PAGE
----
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Short-lived Attacks with Excel4 Macro (XLM) Malware

Over the past 30 days, we have seen a surge of Excel4 Macro (XLM) malware in our feeds, and on the 25th of January, there were quite a few detections from XF/Kryptik.B.gen!Camelot.

The existence of short-lived malware attacks have dated back to as early as 2009, which includes the use of time-limited malware and one-day web sites to either evade detection or overload security solutions. This particular surge of malware shown in the graph above is a good example of how threat actors still use this method in their campaigns to go under the radar and evade being detected after a specific number of days.

The use of short-lived malware mostly targets security solutions that leverage sand-boxing to identify the malicious intent of incoming files,

We begin our investigation from one of the samples in our most recent feed being detected by XF/Kryptik.B.gen!Camelot, with the SHA256 hash of 1f3276354d4d7c2e2ed474f89f52134f92da9cb358c62bd7602d568614a9469d.

Opening the sample with Microsoft Excel show the following characteristics of a malicious Excel workbook:

  1. The first sheet already shows tell-tale signs of suspicious characteristics, mostly asking the user to enable the execution of macro content
  2. It does contain auto-executable Excel4 Macro formula as shown below:
  3. The Excel4 Macro is suspiciously encrypted


Running the code as-is appears to show that the code is not working properly, so in order to check why it doesn’t execute, we check all the named cells and find out how they are used.

The sheet containing the Auto_Open formula cell appears to contain the decryption part, and simply looking at the code does not show any readable strings. When this happens, we usually look into the other sheets and check for named cells, apparently, the first cell containing the suspicious prompt does contain named cells as shown below, and the named cell OFfZUHoU contains a string which appears to be a cipher of some sort:

One of the named cells in the first sheet shows a clue why the code is not running properly:

Basically, the code makes use of the current date as part of its decryption routine, so it makes sense that the code doesn’t work off the bat. So how do we know which date is supposed to work? The answer lies in the time when the Excel worksheet was created, which can be extracted from the sample using olemeta as the create_time property.

To check whether this works, we simply set the system date and time to Jan 28, 2021, and run the Excel4 macro again.

And indeed that code did execute properly this time, but after a few seconds, a message box prompts an error and the Excel application is closed after.

This piqued my curiosity to figure out how to extract the malicious code, and it’s surprisingly doable with a few lines of code.

There are three Excel4 macro functions that can solve this problem, namely:

  1. FOPEN
  3. and FCLOSE

In cell $D$68 on the macro sheet, it shows the following code, which simply sets the value of cell $D$78 with the decrypted strings:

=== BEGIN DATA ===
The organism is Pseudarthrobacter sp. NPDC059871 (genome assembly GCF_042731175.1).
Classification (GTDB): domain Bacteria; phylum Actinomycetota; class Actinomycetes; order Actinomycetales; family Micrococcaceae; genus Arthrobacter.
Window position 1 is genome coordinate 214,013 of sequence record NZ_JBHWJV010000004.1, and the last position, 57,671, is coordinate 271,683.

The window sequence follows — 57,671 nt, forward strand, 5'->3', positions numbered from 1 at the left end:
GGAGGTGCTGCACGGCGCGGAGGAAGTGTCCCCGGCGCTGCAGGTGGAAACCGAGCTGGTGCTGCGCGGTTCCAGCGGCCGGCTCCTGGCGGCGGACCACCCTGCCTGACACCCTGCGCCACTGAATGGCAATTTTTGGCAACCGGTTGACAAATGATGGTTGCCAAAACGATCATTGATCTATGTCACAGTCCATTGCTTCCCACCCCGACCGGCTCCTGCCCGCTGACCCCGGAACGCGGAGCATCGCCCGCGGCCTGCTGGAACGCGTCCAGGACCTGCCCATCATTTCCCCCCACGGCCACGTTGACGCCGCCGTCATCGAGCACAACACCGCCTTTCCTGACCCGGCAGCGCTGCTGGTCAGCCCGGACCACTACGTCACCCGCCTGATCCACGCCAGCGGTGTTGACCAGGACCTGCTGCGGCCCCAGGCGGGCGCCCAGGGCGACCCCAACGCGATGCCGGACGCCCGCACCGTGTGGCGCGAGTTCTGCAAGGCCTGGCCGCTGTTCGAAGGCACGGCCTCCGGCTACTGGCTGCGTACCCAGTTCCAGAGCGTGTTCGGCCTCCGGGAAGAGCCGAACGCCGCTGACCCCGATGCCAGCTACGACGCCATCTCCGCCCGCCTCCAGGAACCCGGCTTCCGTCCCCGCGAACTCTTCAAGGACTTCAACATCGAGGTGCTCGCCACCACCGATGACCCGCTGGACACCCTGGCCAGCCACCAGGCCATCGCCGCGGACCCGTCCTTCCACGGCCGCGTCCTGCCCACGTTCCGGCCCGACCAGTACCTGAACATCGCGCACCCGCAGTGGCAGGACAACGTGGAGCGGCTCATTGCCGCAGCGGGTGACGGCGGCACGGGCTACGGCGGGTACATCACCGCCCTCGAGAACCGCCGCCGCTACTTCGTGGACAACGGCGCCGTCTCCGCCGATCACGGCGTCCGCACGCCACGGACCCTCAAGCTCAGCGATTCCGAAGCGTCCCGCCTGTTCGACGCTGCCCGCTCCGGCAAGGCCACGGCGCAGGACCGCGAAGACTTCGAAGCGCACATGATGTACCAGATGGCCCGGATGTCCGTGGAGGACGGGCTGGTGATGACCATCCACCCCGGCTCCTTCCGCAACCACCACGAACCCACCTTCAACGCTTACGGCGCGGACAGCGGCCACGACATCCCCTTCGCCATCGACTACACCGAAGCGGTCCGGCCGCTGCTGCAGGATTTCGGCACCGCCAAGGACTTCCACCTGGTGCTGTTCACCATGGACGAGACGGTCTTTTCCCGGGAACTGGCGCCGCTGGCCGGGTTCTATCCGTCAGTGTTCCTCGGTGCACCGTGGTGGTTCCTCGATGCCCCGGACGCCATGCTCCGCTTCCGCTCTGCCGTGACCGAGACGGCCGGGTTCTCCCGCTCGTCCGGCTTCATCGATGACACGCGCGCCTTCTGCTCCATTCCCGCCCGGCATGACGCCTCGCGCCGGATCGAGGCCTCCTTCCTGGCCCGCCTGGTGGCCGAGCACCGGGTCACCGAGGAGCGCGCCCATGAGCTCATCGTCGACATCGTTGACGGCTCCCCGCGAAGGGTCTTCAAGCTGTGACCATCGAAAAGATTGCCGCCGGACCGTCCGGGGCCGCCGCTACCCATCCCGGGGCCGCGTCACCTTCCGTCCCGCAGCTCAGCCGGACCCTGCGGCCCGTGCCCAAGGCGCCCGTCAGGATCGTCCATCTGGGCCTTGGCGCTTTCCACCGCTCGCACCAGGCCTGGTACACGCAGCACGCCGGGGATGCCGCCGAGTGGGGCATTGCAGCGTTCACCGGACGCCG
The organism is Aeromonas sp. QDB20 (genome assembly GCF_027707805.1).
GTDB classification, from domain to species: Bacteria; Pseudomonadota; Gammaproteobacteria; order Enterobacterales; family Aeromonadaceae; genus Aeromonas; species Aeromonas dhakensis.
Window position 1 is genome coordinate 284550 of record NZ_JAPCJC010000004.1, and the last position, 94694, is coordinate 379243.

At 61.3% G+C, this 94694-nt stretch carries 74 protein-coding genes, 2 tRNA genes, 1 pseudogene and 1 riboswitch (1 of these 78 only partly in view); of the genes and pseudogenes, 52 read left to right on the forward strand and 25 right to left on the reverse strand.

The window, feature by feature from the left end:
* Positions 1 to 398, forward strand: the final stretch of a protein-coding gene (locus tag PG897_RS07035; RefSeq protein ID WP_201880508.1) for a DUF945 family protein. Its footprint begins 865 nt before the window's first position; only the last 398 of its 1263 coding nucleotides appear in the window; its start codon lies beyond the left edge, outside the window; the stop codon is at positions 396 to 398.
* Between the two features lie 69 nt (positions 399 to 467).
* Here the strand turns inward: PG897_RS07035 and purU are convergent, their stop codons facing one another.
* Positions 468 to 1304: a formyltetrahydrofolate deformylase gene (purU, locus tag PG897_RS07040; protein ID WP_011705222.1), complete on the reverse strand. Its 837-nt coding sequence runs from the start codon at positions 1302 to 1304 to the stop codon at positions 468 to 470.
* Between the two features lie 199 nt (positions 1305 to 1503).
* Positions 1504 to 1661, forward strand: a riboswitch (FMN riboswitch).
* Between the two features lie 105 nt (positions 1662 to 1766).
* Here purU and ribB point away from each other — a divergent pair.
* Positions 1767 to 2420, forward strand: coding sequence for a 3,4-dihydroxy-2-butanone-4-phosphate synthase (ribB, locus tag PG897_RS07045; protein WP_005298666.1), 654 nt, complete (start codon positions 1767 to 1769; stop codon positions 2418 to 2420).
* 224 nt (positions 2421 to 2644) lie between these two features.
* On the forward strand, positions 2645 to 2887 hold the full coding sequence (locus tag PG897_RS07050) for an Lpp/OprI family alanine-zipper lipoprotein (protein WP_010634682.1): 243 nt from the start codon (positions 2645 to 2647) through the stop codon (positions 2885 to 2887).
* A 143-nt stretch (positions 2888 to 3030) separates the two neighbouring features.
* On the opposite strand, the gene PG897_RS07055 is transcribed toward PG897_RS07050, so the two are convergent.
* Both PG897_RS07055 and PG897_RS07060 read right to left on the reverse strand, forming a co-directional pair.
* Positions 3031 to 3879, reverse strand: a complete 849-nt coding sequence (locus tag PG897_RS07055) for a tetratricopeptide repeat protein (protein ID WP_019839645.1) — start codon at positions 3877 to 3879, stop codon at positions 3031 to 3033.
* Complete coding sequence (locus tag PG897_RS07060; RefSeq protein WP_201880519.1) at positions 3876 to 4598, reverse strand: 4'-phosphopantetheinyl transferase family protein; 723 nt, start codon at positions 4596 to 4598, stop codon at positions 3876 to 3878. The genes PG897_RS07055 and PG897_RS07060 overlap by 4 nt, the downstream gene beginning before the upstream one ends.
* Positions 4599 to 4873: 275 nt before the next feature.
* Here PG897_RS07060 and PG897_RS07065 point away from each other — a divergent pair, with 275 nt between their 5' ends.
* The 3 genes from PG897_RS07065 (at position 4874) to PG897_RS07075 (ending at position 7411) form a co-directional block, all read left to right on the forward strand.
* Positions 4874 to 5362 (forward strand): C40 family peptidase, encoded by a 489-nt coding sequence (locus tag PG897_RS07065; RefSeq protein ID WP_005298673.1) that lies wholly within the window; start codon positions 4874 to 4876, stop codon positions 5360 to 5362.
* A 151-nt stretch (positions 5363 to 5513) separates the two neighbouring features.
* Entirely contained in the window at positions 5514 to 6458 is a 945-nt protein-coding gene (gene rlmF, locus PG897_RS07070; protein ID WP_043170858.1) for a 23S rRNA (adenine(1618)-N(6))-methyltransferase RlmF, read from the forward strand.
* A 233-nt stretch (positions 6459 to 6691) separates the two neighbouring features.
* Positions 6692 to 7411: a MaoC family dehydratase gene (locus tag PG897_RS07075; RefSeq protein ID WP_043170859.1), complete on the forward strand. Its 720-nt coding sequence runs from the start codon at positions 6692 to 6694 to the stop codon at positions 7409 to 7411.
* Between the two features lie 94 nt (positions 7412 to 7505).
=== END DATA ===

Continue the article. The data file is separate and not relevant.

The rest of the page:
On cell $D$80, you will find the code which executes the decrypted string stored in $D$78 as a FORMULA

Given the above info, we can then insert our own code to dump the value of the formula string from cell $D$78 into a file.

Below are the lines of code to be inserted into the second sheet:

  1. At the Auto_Open cell, which in this case is blank, we insert:
    =SET.VALUE($A$91, FOPEN("C:dump.log", 3))
  2. On cell just before the formula is executed ($D$79 in this case), insert:
  3. On cell $D$105, we replace the HALT() formula with
  4. And lastly, add =HALT() on cell $D106

The updated Excel4 macro should look like this:

Set the date back to January 28, 2021, and enable the macro.

If our injected code works, you will find a file in C:dump.log which should contain the decrypted malware code as shown below:

In this case, the malicious code attempts to download a DLL executable from a remote PHP page, which is then registered as a service and also drops.

Before proceeding it displays a fake alert message to trick the user into thinking that the workbook is corrupted, then closes the Excel application so the user will not be able to see the decrypted Excel4 macro.

It also drops and executes a VBS script at C:UsersPublicDocuments, which performs the same malicious behavior as the Excel4 macro code.

Unfortunately, the payload download links already redirect to, which means that the PHP server is possibly employing either GeoIP filtering or a date triggered response.


The use of short-lived malware and malicious web sites have existed and have been taken leverage of by threat actors dating back to more than ten (10) years ago, this only proves that the re-appropriation of old methods and techniques in malware campaigns will continue to be seen the current and future threat landscape. Such method mostly takes advantage of time constraints to prevent security solutions using sandboxing technologies to identify malicious behavior, having a security solution that includes a good malware detection engine will greatly help block such threats from wreaking havoc on your systems. It is very important to protect your systems during these times where livelihood highly depend on online activities and transactions.

Indicators of Compromise


Description Cyren Detection
1f3276354d4d7c2e2ed474f89f52134f92da9cb358c62bd7602d568614a9469d Malicious Excel Workbook XF/Kryptik.B.gen!Camelot
hxxps:// Payload download link

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